Dak-O-Meter: Prescott Needs To Prove He Can Beat The Best

He may not admit it, but Dak Prescott entered Sunday’s game at Seattle intent on proving he’s every bit as good — and worth just as much — as Seahawks quarterback Russell Wilson.

He almost did it.


Prescott threw for a career-high 472 yards and three touchdowns, but when the pressure intensified for both teams in the game’s waning minutes, it was Wilson who flourished — and Prescott who floundered — in a 38-31 victory for the Seahawks.

Prescott’s contract situation will be one of the key themes of the Cowboys’ 2020 campaign, as he essentially “bet on himself” last spring when he reportedly turned down a five-year extension worth more than $30 million per year.

Now in his fifth season as a starter, Prescott is believed to be seeking a contract similar to the four-year, $140 million deal that Seattle awarded Wilson in April of 2019.

In a head-to-head battle against Wilson, Prescott blew two fourth-quarter opportunities to prove he was deserving of it.

The first opportunity came with 9 minutes, 54 seconds remaining and the Cowboys trailing 30-28. Prescott drove his team 70 yards to the Seahawks 24 yard line. But he threw incomplete passes on second and third down, and the Cowboys had to settle for a 42-yard field goal that put them ahead 31-30 with 3:59 left.

As expected, Wilson responded by leading Seattle on an eight-play, 75-yard scoring march that ended with his 29-yard touchdown pass to DK Metcalf. The drive, which was punctuated with a two-point conversion pass from Wilson, took just 2:12 off the clock.

With 1:47 remaining, Prescott and the Cowboys had plenty of time to tie the game.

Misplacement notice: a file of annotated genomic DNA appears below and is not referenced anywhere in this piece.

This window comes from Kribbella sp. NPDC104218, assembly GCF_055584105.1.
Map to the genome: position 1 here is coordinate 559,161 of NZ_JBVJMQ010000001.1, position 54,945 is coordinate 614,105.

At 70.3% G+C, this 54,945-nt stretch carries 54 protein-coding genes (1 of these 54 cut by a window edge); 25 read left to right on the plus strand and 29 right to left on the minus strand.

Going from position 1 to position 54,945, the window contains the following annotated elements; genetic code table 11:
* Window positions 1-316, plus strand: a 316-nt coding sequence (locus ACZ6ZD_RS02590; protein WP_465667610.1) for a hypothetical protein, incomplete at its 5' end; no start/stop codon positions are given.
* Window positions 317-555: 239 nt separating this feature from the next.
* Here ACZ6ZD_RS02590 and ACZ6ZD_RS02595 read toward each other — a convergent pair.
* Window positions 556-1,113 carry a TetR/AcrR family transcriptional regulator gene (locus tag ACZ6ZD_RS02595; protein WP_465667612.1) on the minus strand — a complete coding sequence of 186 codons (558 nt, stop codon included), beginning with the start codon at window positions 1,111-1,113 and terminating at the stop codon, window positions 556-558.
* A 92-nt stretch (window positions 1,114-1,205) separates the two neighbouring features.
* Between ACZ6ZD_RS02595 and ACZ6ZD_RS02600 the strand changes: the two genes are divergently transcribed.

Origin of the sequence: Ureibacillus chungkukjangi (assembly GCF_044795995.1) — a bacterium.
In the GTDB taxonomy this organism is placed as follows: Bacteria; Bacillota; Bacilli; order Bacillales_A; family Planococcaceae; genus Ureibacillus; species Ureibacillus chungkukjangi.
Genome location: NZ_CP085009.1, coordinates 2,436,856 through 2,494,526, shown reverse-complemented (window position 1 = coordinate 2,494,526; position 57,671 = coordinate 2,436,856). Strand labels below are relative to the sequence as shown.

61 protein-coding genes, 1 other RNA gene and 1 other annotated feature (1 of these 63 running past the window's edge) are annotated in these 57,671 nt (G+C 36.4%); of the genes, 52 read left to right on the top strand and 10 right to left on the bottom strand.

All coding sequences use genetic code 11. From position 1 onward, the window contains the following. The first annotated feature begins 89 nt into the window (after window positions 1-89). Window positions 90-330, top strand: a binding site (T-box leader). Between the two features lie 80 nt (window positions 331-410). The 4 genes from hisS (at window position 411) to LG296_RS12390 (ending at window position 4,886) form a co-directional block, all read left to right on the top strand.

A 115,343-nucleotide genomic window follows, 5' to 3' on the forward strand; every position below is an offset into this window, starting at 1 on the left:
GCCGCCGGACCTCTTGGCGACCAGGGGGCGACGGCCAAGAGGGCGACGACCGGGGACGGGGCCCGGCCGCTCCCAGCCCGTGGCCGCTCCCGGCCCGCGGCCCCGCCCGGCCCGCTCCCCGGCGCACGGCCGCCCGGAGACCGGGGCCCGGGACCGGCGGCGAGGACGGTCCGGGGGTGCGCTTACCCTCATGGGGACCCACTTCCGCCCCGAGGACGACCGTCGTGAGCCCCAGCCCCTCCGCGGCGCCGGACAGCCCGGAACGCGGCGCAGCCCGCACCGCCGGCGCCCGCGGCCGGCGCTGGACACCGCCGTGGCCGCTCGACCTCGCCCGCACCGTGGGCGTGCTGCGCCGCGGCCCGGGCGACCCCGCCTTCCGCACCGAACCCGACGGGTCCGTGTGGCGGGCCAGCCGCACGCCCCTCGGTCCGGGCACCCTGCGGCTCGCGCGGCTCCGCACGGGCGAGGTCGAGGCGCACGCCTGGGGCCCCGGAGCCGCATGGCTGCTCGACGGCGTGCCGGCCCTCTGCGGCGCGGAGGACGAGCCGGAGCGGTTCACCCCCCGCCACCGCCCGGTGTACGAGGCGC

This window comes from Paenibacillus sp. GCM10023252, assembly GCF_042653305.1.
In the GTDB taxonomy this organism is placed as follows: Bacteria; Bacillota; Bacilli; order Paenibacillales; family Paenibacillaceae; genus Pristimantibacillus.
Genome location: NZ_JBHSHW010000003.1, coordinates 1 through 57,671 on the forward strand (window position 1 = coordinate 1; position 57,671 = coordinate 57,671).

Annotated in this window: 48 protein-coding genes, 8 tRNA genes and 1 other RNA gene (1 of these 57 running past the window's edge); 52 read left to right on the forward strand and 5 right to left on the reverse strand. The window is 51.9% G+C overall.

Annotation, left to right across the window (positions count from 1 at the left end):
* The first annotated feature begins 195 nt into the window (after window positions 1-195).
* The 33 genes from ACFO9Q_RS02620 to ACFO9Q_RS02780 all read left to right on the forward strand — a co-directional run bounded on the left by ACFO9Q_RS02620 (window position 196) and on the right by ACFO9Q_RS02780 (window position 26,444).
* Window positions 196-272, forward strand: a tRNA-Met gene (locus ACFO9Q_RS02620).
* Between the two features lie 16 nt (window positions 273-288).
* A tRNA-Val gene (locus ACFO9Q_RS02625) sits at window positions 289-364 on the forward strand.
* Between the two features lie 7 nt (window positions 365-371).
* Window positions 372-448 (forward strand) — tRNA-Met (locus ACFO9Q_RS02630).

But it didn’t happen.

Prescott guided the Cowboys to the Seattle 22, but then threw an incomplete pass on first down and was sacked on second down. But on the next play, after eluding pressure, Prescott heaved an ill-advised pass into the end zone that was intercepted.

Ball game.

Wilson would’ve never thrown that pass.

And that, more than anything, is the difference between the two quarterbacks right now. Wilson thrived in the moment Sunday. Prescott did not.

“I’m never going to shy away from the moment of having the ball in my hands, having a chance to win the game,” Prescott told reporters after Sunday’s game. “I want to make those throws. We’ll have some tough practices, pay attention to the details, and we’ll change this thing around. We’ve got a long way to go.”

Few people will dispute that Prescott is one of the top signal-callers in the NFL. He most certainly is. Even with two interceptions and a lost fumble, Prescott played at an elite level for most of the game Sunday, when he became the first quarterback in franchise history to post 400-plus-yard performances in back-to-back weeks.

Still, coming from behind to beat an 0-3 Atlanta Falcons team is different than a heroic road performance in Seattle, where Prescott came up just short. And remember, Wilson has taken the Seahawks to two Super Bowls, winning one. Even with all of his gaudy stats, Prescott hasn’t led Dallas past the second round of the playoffs.